The record from the District Court contained as evidence the two appraisal reports on the value of the Parent homestead and the transcript of the 1979 hearing. At that hearing, the only evidence offered was presented by the defendant's appraiser on his valuation of the homestead. Yet the District Court's decision appears to dispose of additional property and assumes a fair market value greatly exceeding the valuations reached by both appraisals in evidence.

It is obvious that the parties and the court used other information not formally admitted into evidence. For example, according to the transcript, the court relied on its notes from the unrecorded 1978 hearing to determine that the parties had marital property in addition to the homestead. Near the close of the hearing the attorneys referred to, and appear to have brought *977 into court without entering as evidence, several deeds concerning this other property. It should be equally obvious, however, that we have no way of reviewing the court's property distribution when this information on which it appeared to rest is not before us. Rather, counsel had the responsibility of making a complete record of all evidence upon which the court was to rely in determining the existence of marital and non-marital property, dividing marital property, and awarding alimony. See 19 M.R.S.A. ยงยง 721, 722-A (Supp.1980).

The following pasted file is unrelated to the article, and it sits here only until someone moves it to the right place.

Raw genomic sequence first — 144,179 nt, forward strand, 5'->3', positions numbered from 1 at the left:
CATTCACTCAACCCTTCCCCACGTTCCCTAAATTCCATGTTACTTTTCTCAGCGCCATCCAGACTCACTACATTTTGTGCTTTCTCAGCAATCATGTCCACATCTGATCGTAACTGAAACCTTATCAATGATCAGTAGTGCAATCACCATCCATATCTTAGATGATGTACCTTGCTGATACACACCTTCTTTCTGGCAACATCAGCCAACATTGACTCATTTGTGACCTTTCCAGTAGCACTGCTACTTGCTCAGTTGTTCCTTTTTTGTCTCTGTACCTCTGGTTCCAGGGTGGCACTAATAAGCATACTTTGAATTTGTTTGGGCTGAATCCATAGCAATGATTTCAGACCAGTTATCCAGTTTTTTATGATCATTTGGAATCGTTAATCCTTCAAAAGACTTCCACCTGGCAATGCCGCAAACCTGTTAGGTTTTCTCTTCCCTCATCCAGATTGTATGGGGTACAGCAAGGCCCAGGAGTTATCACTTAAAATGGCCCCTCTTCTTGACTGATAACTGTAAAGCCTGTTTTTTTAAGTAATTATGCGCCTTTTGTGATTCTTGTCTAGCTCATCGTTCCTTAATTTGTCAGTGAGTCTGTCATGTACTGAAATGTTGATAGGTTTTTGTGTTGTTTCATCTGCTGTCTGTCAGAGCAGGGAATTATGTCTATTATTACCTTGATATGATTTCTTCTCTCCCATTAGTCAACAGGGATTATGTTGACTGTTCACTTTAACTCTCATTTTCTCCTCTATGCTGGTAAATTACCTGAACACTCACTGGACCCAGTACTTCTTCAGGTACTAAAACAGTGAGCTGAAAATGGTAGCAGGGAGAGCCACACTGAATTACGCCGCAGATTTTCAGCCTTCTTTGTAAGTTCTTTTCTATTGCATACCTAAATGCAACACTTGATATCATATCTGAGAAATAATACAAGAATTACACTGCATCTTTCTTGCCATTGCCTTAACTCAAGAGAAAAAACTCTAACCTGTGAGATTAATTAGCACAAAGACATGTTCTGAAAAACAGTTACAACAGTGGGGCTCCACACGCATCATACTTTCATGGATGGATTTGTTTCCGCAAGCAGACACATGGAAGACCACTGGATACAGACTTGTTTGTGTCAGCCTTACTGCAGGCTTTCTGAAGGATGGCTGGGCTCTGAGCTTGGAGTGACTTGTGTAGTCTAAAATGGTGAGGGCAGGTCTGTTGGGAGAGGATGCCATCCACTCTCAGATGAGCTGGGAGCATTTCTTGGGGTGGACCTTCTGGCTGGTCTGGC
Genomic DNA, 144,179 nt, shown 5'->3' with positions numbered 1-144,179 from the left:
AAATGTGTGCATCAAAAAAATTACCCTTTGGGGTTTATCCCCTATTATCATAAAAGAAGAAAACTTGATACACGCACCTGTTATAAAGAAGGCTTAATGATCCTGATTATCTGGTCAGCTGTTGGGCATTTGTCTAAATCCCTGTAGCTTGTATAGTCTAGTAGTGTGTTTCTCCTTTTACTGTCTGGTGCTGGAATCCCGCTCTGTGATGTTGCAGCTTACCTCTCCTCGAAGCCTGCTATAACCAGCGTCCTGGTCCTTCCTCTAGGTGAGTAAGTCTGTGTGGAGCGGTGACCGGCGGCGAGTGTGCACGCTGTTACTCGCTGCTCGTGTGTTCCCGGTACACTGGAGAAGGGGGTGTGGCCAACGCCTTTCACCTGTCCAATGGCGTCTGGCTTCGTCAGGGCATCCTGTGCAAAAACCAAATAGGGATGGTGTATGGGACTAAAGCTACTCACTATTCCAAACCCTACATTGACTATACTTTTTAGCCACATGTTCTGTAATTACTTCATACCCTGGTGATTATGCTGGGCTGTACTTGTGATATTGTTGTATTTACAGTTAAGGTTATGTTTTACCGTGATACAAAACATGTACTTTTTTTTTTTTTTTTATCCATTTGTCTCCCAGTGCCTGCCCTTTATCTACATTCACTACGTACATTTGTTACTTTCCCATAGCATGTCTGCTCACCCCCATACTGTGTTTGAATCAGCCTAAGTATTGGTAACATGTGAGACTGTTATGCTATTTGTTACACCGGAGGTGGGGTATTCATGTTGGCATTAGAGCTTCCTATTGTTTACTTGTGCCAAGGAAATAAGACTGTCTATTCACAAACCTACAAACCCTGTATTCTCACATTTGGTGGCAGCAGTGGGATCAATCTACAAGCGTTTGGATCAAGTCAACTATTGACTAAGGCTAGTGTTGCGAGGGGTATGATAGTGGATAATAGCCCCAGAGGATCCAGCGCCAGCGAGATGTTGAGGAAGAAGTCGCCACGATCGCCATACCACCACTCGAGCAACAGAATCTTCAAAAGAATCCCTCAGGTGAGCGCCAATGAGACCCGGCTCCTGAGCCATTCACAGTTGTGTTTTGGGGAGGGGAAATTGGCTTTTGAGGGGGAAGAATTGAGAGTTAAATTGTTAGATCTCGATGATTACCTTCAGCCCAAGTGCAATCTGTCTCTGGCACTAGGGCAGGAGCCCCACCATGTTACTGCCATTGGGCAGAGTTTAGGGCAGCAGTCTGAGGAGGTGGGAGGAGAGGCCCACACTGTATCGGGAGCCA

The District Court informed the parties both of the purpose of the 1979 hearing and of the importance of their making an adequate record when it stated at the hearing's outset:

These proceedings are being recorded pursuant to the Maine Supreme Judicial Court's Rules. An accurate recording will aid in the protection of the rights of the litigants. ... At this time the court is about to entertain the question of dividing the marital property in the matter of Louise Parent vs. Martin Parent, Docket No. 77/8-15D. Let the record show that this court signed a decree of divorce dated April 19April 7, 1978, wherein the decree sets forth the following language; "It is further ordered and adjudged and decreed that the Court preserve for later determination all questions of property and alimony arising in this matter."